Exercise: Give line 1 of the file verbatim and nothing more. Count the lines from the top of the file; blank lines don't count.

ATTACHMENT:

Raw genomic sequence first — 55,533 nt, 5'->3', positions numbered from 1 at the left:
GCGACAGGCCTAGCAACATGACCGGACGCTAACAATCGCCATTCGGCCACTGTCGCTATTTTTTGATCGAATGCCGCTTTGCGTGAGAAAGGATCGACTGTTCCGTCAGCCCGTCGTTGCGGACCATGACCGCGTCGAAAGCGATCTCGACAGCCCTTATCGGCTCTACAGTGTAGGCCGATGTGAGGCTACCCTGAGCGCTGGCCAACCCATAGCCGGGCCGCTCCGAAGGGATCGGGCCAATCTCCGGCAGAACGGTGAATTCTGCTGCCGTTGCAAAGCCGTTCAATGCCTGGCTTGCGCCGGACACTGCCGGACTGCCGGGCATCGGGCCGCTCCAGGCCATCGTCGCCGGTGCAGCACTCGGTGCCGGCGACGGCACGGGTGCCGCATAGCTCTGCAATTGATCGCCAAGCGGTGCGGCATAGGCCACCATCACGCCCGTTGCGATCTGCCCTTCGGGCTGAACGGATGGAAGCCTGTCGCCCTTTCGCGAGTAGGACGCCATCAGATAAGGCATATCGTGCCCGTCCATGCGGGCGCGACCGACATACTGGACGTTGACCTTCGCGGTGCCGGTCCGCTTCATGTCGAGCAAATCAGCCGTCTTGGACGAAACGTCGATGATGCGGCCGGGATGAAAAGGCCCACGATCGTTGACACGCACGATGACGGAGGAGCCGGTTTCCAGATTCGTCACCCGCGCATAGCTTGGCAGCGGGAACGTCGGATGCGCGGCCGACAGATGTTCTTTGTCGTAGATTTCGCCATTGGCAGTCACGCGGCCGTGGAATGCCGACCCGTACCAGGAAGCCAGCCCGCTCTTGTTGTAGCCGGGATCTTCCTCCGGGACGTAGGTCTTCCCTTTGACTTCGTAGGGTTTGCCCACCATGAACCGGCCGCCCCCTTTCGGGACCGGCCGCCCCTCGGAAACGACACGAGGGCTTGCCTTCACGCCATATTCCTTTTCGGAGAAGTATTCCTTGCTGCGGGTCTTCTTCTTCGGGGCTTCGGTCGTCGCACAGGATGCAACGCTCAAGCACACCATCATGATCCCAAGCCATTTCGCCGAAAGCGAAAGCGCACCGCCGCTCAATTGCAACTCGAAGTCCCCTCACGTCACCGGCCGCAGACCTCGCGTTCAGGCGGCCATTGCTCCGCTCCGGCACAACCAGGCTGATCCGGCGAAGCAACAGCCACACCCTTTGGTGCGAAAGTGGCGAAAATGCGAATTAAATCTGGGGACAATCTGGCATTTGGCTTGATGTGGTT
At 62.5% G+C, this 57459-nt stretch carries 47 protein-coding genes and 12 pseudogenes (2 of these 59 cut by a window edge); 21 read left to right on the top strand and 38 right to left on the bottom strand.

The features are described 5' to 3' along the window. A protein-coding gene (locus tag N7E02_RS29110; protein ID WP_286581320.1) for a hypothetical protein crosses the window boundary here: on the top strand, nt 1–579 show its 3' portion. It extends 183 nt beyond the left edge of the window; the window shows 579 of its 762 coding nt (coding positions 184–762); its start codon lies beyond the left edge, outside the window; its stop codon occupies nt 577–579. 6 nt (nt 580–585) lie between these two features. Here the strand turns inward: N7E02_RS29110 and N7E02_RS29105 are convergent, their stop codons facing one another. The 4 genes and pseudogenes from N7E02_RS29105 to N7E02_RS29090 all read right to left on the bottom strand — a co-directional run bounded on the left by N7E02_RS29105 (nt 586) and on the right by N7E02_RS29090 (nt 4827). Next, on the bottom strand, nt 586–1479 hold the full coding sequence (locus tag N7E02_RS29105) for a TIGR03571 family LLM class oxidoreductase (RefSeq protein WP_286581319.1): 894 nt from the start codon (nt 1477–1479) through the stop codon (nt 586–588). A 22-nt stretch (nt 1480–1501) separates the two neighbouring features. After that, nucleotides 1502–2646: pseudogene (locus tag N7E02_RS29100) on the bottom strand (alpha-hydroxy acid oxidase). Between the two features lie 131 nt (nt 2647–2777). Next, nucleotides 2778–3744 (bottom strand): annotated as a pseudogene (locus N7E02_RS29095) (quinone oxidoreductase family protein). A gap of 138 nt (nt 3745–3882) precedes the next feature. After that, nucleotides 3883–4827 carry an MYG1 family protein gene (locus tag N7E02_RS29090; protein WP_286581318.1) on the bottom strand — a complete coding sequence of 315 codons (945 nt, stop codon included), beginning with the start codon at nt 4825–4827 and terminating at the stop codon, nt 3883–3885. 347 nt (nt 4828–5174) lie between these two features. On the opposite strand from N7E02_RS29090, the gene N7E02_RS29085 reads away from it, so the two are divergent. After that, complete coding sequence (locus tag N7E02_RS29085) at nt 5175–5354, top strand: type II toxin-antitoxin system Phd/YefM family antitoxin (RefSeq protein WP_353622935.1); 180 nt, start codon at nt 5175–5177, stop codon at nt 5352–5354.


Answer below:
Raw genomic sequence first — 55,533 nt, 5'->3', positions numbered from 1 at the left: